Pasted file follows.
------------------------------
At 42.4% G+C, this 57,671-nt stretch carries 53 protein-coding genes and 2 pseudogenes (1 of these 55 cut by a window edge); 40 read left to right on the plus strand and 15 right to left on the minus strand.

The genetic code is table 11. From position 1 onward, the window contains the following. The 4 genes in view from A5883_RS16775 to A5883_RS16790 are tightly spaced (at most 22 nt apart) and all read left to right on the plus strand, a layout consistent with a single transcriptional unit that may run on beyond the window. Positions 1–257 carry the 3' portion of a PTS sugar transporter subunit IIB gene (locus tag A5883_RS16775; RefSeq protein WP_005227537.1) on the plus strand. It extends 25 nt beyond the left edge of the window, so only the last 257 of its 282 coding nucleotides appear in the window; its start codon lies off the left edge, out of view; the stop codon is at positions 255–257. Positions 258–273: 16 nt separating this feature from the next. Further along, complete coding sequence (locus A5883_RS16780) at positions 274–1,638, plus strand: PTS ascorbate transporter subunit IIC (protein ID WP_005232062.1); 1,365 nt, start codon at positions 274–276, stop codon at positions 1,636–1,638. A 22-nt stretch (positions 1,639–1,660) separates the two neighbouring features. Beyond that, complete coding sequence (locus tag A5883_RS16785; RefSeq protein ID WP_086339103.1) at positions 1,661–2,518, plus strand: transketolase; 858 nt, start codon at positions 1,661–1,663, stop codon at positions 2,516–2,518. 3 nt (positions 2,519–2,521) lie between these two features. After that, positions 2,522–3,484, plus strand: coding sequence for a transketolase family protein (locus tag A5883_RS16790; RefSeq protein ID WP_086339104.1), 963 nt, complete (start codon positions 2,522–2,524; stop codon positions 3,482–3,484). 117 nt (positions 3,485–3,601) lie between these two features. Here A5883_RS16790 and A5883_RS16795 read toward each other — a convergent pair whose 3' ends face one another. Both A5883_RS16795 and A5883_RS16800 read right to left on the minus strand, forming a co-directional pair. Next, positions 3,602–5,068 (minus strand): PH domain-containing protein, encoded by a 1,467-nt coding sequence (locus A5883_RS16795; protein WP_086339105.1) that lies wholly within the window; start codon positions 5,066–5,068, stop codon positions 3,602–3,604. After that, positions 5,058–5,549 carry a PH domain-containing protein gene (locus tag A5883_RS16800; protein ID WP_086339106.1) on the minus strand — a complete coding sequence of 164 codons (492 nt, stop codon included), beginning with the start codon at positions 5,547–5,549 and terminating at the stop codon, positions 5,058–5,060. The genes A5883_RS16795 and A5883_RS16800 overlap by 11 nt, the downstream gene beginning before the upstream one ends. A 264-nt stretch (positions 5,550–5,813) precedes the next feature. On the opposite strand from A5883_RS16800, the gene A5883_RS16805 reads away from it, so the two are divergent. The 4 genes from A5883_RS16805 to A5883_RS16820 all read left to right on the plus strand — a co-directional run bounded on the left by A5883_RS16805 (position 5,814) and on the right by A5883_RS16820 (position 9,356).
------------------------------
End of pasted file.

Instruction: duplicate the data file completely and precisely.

At 42.4% G+C, this 57,671-nt stretch carries 53 protein-coding genes and 2 pseudogenes (1 of these 55 cut by a window edge); 40 read left to right on the plus strand and 15 right to left on the minus strand.

The genetic code is table 11. From position 1 onward, the window contains the following. The 4 genes in view from A5883_RS16775 to A5883_RS16790 are tightly spaced (at most 22 nt apart) and all read left to right on the plus strand, a layout consistent with a single transcriptional unit that may run on beyond the window. Positions 1–257 carry the 3' portion of a PTS sugar transporter subunit IIB gene (locus tag A5883_RS16775; RefSeq protein WP_005227537.1) on the plus strand. It extends 25 nt beyond the left edge of the window, so only the last 257 of its 282 coding nucleotides appear in the window; its start codon lies off the left edge, out of view; the stop codon is at positions 255–257. Positions 258–273: 16 nt separating this feature from the next. Further along, complete coding sequence (locus A5883_RS16780) at positions 274–1,638, plus strand: PTS ascorbate transporter subunit IIC (protein ID WP_005232062.1); 1,365 nt, start codon at positions 274–276, stop codon at positions 1,636–1,638. A 22-nt stretch (positions 1,639–1,660) separates the two neighbouring features. Beyond that, complete coding sequence (locus tag A5883_RS16785; RefSeq protein ID WP_086339103.1) at positions 1,661–2,518, plus strand: transketolase; 858 nt, start codon at positions 1,661–1,663, stop codon at positions 2,516–2,518. 3 nt (positions 2,519–2,521) lie between these two features. After that, positions 2,522–3,484, plus strand: coding sequence for a transketolase family protein (locus tag A5883_RS16790; RefSeq protein ID WP_086339104.1), 963 nt, complete (start codon positions 2,522–2,524; stop codon positions 3,482–3,484). 117 nt (positions 3,485–3,601) lie between these two features. Here A5883_RS16790 and A5883_RS16795 read toward each other — a convergent pair whose 3' ends face one another. Both A5883_RS16795 and A5883_RS16800 read right to left on the minus strand, forming a co-directional pair. Next, positions 3,602–5,068 (minus strand): PH domain-containing protein, encoded by a 1,467-nt coding sequence (locus A5883_RS16795; protein WP_086339105.1) that lies wholly within the window; start codon positions 5,066–5,068, stop codon positions 3,602–3,604. After that, positions 5,058–5,549 carry a PH domain-containing protein gene (locus tag A5883_RS16800; protein ID WP_086339106.1) on the minus strand — a complete coding sequence of 164 codons (492 nt, stop codon included), beginning with the start codon at positions 5,547–5,549 and terminating at the stop codon, positions 5,058–5,060. The genes A5883_RS16795 and A5883_RS16800 overlap by 11 nt, the downstream gene beginning before the upstream one ends. A 264-nt stretch (positions 5,550–5,813) precedes the next feature. On the opposite strand from A5883_RS16800, the gene A5883_RS16805 reads away from it, so the two are divergent. The 4 genes from A5883_RS16805 to A5883_RS16820 all read left to right on the plus strand — a co-directional run bounded on the left by A5883_RS16805 (position 5,814) and on the right by A5883_RS16820 (position 9,356).